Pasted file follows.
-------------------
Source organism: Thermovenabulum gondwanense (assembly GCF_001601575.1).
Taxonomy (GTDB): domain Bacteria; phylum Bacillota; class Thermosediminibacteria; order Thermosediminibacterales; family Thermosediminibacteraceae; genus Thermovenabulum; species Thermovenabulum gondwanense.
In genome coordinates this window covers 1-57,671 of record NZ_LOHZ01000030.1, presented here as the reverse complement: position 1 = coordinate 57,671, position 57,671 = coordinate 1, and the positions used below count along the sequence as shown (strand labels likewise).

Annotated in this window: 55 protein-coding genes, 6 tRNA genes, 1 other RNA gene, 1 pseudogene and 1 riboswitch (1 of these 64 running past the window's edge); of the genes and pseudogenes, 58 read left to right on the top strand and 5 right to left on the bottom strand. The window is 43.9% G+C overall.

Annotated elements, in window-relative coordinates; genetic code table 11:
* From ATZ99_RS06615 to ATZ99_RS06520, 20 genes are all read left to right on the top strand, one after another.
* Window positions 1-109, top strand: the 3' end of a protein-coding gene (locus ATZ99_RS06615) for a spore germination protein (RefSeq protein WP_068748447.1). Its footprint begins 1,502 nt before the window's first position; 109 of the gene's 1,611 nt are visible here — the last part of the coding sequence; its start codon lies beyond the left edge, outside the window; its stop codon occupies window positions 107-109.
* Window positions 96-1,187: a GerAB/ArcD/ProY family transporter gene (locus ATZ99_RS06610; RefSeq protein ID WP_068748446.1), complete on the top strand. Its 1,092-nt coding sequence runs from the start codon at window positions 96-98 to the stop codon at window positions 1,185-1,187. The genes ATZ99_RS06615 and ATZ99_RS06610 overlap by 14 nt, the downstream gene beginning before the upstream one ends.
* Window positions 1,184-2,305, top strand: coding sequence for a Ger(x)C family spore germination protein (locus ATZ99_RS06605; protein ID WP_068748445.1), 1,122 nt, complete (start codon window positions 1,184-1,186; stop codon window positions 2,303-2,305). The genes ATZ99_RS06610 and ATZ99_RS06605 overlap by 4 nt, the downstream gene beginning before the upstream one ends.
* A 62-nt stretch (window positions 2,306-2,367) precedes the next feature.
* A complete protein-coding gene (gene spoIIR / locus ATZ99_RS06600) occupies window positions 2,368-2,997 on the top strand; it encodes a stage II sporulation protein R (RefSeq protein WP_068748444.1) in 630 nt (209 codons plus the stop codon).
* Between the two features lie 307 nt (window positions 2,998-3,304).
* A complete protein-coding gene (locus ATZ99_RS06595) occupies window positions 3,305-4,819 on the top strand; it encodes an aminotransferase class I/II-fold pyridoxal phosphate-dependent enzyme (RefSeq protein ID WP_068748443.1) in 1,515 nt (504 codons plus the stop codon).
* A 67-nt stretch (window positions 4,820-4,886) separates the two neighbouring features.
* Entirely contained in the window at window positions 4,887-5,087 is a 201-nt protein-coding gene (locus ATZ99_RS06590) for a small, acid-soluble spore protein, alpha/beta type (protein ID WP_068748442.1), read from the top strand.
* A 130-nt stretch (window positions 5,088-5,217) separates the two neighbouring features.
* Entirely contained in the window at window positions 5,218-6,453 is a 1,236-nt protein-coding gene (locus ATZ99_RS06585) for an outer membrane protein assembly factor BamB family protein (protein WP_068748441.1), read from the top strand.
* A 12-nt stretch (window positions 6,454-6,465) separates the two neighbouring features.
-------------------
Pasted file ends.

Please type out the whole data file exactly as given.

Source organism: Thermovenabulum gondwanense (assembly GCF_001601575.1).
Taxonomy (GTDB): domain Bacteria; phylum Bacillota; class Thermosediminibacteria; order Thermosediminibacterales; family Thermosediminibacteraceae; genus Thermovenabulum; species Thermovenabulum gondwanense.
In genome coordinates this window covers 1-57,671 of record NZ_LOHZ01000030.1, presented here as the reverse complement: position 1 = coordinate 57,671, position 57,671 = coordinate 1, and the positions used below count along the sequence as shown (strand labels likewise).

Annotated in this window: 55 protein-coding genes, 6 tRNA genes, 1 other RNA gene, 1 pseudogene and 1 riboswitch (1 of these 64 running past the window's edge); of the genes and pseudogenes, 58 read left to right on the top strand and 5 right to left on the bottom strand. The window is 43.9% G+C overall.

Annotated elements, in window-relative coordinates; genetic code table 11:
* From ATZ99_RS06615 to ATZ99_RS06520, 20 genes are all read left to right on the top strand, one after another.
* Window positions 1-109, top strand: the 3' end of a protein-coding gene (locus ATZ99_RS06615) for a spore germination protein (RefSeq protein WP_068748447.1). Its footprint begins 1,502 nt before the window's first position; 109 of the gene's 1,611 nt are visible here — the last part of the coding sequence; its start codon lies beyond the left edge, outside the window; its stop codon occupies window positions 107-109.
* Window positions 96-1,187: a GerAB/ArcD/ProY family transporter gene (locus ATZ99_RS06610; RefSeq protein ID WP_068748446.1), complete on the top strand. Its 1,092-nt coding sequence runs from the start codon at window positions 96-98 to the stop codon at window positions 1,185-1,187. The genes ATZ99_RS06615 and ATZ99_RS06610 overlap by 14 nt, the downstream gene beginning before the upstream one ends.
* Window positions 1,184-2,305, top strand: coding sequence for a Ger(x)C family spore germination protein (locus ATZ99_RS06605; protein ID WP_068748445.1), 1,122 nt, complete (start codon window positions 1,184-1,186; stop codon window positions 2,303-2,305). The genes ATZ99_RS06610 and ATZ99_RS06605 overlap by 4 nt, the downstream gene beginning before the upstream one ends.
* A 62-nt stretch (window positions 2,306-2,367) precedes the next feature.
* A complete protein-coding gene (gene spoIIR / locus ATZ99_RS06600) occupies window positions 2,368-2,997 on the top strand; it encodes a stage II sporulation protein R (RefSeq protein WP_068748444.1) in 630 nt (209 codons plus the stop codon).
* Between the two features lie 307 nt (window positions 2,998-3,304).
* A complete protein-coding gene (locus ATZ99_RS06595) occupies window positions 3,305-4,819 on the top strand; it encodes an aminotransferase class I/II-fold pyridoxal phosphate-dependent enzyme (RefSeq protein ID WP_068748443.1) in 1,515 nt (504 codons plus the stop codon).
* A 67-nt stretch (window positions 4,820-4,886) separates the two neighbouring features.
* Entirely contained in the window at window positions 4,887-5,087 is a 201-nt protein-coding gene (locus ATZ99_RS06590) for a small, acid-soluble spore protein, alpha/beta type (protein ID WP_068748442.1), read from the top strand.
* A 130-nt stretch (window positions 5,088-5,217) separates the two neighbouring features.
* Entirely contained in the window at window positions 5,218-6,453 is a 1,236-nt protein-coding gene (locus ATZ99_RS06585) for an outer membrane protein assembly factor BamB family protein (protein WP_068748441.1), read from the top strand.
* A 12-nt stretch (window positions 6,454-6,465) separates the two neighbouring features.